- Authorization – Set fine-grained permissions within your Amazon EMR Studio environment. Set limited (1–2) users with the Amazon EMR Studio admin role to allow workspace and cluster provisioning. Most data engineers and data scientists will have a developer role. For more information on how to define permissions, refer to Configure EMR Studio user permissions.
- Encryption – When defining your cluster configuration templates, ensure encryption is enforced both in transit and at rest. For example, traffic between data lakes should use the latest version of TLS, data is encrypted with AWS Key Management Service (AWS KMS) at rest for Amazon S3, Amazon Elastic Block Store (Amazon EBS), and Amazon Relational Database Service (Amazon RDS).
To optimize cost of your running EMR cluster, consider the following cost-optimization options in your cluster templates:
- Use EC2 Spot Instances – Spot Instances let you take advantage of unused Amazon Elastic Compute Cloud (Amazon EC2) capacity in the AWS Cloud and offer up to a 90% discount compared to On-Demand prices. Spot is best suited for workloads that can be interrupted or have flexible SLAs, like testing and development workloads.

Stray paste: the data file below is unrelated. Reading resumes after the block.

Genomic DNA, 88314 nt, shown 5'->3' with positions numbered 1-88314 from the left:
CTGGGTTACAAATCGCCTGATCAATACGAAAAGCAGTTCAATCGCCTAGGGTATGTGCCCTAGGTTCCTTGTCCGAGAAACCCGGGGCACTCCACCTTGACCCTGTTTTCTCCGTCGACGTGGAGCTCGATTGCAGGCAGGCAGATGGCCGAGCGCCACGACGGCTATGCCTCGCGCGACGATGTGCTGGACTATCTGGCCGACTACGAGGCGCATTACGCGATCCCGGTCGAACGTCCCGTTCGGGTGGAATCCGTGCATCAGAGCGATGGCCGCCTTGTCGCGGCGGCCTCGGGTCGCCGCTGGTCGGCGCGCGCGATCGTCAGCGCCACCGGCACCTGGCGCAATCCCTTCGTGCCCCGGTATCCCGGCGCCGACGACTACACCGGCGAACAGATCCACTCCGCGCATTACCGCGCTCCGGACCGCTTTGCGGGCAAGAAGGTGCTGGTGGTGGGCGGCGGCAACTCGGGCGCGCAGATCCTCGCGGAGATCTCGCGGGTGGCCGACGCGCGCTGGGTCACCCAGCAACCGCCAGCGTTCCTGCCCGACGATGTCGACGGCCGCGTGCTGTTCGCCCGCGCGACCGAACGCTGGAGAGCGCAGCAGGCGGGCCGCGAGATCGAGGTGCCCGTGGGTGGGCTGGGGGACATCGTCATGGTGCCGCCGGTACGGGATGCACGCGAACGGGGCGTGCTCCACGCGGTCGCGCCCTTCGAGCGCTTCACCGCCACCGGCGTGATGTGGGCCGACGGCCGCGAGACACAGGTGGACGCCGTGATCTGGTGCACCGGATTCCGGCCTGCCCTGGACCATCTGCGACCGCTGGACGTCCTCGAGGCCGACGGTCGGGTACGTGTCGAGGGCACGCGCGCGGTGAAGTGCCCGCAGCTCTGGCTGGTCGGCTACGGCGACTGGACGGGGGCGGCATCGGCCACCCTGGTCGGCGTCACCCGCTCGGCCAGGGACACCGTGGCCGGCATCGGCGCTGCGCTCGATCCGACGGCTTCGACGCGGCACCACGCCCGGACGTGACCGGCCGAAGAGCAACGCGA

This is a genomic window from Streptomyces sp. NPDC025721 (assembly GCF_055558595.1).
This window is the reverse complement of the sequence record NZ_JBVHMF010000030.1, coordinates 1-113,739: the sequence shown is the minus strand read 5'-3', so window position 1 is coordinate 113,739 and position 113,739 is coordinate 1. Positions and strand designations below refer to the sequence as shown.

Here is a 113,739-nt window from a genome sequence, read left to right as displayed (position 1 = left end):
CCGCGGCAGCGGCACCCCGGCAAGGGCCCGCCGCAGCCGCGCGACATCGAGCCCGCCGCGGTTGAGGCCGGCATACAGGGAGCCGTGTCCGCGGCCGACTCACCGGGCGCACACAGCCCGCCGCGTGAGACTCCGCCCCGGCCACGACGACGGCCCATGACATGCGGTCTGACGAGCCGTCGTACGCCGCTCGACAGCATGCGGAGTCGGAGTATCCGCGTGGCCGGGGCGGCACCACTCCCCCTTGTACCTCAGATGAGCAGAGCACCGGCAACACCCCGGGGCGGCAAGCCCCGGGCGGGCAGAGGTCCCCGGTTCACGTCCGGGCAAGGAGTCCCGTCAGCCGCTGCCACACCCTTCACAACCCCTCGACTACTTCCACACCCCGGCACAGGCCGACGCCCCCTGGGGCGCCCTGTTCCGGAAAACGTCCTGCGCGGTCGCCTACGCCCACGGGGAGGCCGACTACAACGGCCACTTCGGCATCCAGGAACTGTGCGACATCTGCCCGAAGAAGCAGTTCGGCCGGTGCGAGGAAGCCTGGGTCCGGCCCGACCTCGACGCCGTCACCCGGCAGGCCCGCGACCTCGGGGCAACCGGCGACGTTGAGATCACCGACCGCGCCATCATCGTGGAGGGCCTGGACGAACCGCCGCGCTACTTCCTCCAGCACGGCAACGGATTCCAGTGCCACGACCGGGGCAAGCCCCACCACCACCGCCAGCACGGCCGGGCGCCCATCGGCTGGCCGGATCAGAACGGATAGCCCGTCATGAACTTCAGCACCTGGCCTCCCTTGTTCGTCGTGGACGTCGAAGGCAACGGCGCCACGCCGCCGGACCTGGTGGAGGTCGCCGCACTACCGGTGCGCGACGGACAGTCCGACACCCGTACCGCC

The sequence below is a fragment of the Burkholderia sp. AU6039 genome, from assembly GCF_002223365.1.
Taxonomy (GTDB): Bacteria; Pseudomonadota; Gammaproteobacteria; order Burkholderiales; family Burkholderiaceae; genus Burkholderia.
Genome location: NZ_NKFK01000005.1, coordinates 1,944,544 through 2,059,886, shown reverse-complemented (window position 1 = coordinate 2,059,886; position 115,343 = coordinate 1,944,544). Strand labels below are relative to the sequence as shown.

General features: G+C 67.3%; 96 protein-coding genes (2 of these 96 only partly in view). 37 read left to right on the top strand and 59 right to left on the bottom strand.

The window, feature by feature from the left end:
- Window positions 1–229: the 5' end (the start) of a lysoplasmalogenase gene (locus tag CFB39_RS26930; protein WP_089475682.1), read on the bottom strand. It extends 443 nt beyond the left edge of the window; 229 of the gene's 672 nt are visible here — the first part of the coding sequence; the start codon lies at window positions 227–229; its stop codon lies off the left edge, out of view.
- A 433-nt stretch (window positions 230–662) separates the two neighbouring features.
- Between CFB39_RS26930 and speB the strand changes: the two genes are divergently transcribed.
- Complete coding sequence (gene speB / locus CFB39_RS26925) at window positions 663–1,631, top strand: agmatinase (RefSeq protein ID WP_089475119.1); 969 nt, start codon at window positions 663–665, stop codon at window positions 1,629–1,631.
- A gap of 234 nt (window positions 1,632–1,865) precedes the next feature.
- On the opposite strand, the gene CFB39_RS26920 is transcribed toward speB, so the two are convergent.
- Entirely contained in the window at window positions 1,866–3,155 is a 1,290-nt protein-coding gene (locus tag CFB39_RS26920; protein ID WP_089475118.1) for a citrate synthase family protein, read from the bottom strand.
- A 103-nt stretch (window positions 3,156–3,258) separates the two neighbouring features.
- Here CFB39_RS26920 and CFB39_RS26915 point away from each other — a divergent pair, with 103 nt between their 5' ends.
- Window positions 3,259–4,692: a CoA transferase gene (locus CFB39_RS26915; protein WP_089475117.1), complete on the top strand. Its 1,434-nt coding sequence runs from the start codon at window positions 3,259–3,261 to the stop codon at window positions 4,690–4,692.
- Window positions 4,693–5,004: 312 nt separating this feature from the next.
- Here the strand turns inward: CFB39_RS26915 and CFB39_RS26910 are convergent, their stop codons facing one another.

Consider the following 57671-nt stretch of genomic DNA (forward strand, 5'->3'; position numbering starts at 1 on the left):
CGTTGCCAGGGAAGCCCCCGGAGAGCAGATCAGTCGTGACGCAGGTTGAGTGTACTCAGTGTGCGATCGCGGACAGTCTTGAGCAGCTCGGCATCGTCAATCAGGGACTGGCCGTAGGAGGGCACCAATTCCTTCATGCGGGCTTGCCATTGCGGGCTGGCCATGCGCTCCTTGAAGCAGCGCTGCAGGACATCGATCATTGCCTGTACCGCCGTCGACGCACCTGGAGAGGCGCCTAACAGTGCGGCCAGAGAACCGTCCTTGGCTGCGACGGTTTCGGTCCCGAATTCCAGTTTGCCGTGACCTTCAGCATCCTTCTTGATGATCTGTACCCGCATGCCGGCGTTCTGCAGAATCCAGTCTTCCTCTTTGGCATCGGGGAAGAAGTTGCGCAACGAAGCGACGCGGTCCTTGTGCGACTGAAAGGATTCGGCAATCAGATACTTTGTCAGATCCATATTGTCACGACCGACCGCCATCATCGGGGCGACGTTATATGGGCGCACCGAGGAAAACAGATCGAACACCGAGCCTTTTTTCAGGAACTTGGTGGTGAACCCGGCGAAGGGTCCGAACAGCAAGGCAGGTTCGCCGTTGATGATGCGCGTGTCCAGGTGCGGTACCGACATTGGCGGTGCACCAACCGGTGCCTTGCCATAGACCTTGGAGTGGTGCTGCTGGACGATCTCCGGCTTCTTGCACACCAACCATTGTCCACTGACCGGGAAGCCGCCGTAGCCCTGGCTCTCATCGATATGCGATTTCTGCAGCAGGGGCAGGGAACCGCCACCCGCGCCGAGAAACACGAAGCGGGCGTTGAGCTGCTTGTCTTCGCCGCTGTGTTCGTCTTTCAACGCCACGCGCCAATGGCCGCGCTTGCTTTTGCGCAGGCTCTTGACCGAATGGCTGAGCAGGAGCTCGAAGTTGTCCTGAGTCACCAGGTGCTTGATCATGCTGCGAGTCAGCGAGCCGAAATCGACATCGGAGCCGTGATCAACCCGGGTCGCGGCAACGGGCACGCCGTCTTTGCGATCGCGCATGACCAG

- Use instance fleets – Use instance fleets when using EC2 Spot to increase the likelihood of Spot availability. An instance fleet is a group of EC2 instances that host a particular node type (primary, core, or task) in an EMR cluster. Because instance fleets can consist of a mix of instance types, both On-Demand and Spot, this will increase the likelihood of Spot Instance availability when reaching your target capacity. Consider at least 10 instance types across all Availability Zones.
- Use Spark cluster mode and ensure that application masters run on On-Demand nodes – The application master (AM) is the main container launching and monitoring the application executors. Therefore, it’s important to ensure the AM is as resilient as possible. In an Amazon EMR Studio environment, you can expect users running multiple applications concurrently. In cluster mode, your Spark applications can run as independent sets of processes spread across your worker nodes within the AMs. By default, an AM can run on any of the worker nodes. Modify the behavior to ensure AMs run only in On-Demand nodes. For details on this setup, see Spot Usage.